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Non è un bel clima, a Roma Guterres striglia i potenti del G20

Ormai si può solo parlare di "emergenza climatica": alla vigilia della COP26 c'è un serio rischio che Glasgow sia un fallimento

António Guterres, Segretario Generale dell'ONU (flickr.com)

Dal G20 di Roma dipenderà il successo o il fallimento della Cop26 a Glasgow. Dalla Città Eterna, anche il Segretario Generale dell’Onu Antonio Guterres, lancia l’ultimo Sos, perché non si può parlare più di “crisi climatica”, piuttosto di “emergenza climatica”. È inevitabile: entro vent’anni il riscaldamento globale si alzerà di 2°C e l’unica speranza realistica è riuscire a non superare questa soglia. Ma servono azioni immediate. Altrimenti, le catastrofi climatiche, che l’umanità sta già “assaggiando”, saranno sempre più frequenti e violente. Ondate di calore, siccità prolungate, incendi furiosi, tifoni, cicloni e alluvioni saranno all’ordine del giorno.

Recenti rapporti sul clima potrebbero lasciare l’impressione di un quadro più roseo”, ma Guterres disillude i potenti del mondo e chiarisce: “Sfortunatamente, è un’illusione… Se vogliamo un vero successo – e non solo un miraggio – abbiamo bisogno di più ambizione e più azione”. Purtroppo, però, “oggi la fiducia scarseggia. Ci sono serie questioni di credibilità… Tra i membri del G20. Tra paesi sviluppati e paesi in via di sviluppo, comprese le economie emergenti”. Ed è proprio quello di colmare il divario di fiducia tra le nazioni, l’appello di Guterres al G20. “Esorto il G20 a mostrare la solidarietà che le persone vogliono e il nostro mondo ha così disperatamente bisogno, e questo inizia ricostruendo fiducia e credibilità”. La conferenza di Glasgow delle Nazioni Unite che si terrà dal 31 ottobre al 12 novembre 2021 “può essere un punto di svolta verso un mondo più sicuro e più verde per i nostri figli e nipoti”.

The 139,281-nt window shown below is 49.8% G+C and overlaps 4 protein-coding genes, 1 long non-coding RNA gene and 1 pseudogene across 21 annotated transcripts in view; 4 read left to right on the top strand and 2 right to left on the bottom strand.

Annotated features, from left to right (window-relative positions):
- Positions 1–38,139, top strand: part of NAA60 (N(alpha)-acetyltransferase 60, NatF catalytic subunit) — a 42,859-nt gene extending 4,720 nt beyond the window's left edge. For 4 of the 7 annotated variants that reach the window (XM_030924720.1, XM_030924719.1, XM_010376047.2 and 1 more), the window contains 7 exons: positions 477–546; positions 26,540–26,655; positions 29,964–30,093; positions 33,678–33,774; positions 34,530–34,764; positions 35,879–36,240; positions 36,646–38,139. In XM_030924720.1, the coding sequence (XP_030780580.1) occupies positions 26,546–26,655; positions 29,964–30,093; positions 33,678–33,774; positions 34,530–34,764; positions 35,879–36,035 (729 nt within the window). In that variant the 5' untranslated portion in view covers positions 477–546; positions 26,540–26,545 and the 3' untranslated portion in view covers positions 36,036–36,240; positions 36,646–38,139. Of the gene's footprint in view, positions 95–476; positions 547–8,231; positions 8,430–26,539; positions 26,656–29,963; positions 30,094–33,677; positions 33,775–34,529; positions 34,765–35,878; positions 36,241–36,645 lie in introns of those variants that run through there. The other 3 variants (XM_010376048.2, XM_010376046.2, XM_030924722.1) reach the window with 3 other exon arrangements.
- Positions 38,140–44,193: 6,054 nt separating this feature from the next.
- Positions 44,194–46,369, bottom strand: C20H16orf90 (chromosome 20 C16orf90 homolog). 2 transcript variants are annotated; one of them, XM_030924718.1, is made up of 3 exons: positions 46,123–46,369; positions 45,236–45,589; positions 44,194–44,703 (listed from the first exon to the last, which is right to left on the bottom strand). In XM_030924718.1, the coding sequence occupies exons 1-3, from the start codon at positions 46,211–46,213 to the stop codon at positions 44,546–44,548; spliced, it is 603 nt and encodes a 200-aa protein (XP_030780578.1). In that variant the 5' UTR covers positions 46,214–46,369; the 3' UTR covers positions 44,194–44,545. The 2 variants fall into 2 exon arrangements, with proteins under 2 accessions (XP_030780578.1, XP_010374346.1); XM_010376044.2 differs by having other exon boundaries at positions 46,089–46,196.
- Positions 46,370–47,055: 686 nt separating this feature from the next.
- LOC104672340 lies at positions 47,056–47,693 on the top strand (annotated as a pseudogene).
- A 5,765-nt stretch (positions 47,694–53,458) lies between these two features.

Qui il video degli incontri di Guterres con il Presidente della Repubblica Sergio Mattarella e il Presidente del Consiglio Mario Draghi.

 

Sotto in inglese la trascrizione della conferenza stampa di oggi a Roma.

Secretary-General’s remarks to the media at the G20

Ladies and gentlemen of the media, Buongiorno.

We are at a pivotal moment for our planet.

On the eve of COP26 in Glasgow, all roads to success go through Rome.

But let’s be clear — there is a serious risk that Glasgow will not deliver.

Several recent climate announcements might leave the impression of a rosier picture.

Unfortunately, this is an illusion.

The current Nationally Determined Contributions — formal commitments by governments — still condemn the world to a calamitous 2.7 degree increase.

Even if recent pledges were clear and credible — and there are serious questions about some of them — we are still careening towards climate catastrophe.

Under the best-case scenario, temperatures will still rise well above two degrees.

That is a disaster.

If we want real success — and not just a mirage — we need more ambition and more action.
That will only be possible with a massive mobilization of political will.  And that requires trust among the key actors.

Today, trust is in short supply.  There are serious questions of credibility.

We see dangerous levels of mistrust among the big powers.  Among members of the G20.  Between developed and developing countries — including emerging economies.

The most important objective of this G20 summit must be to re-establish trust — by tackling the main sources of mistrust — rooted in injustices, inequalities and geo-political divisions.

My appeal to the G20 is for decisive steps to bridge the trust gap on three fronts.

First, vaccine inequality.

I have long been pushing the G20 to lead a global vaccination plan to reach everyone, everywhere.

That plan did not materialize — largely because of geo-political divides.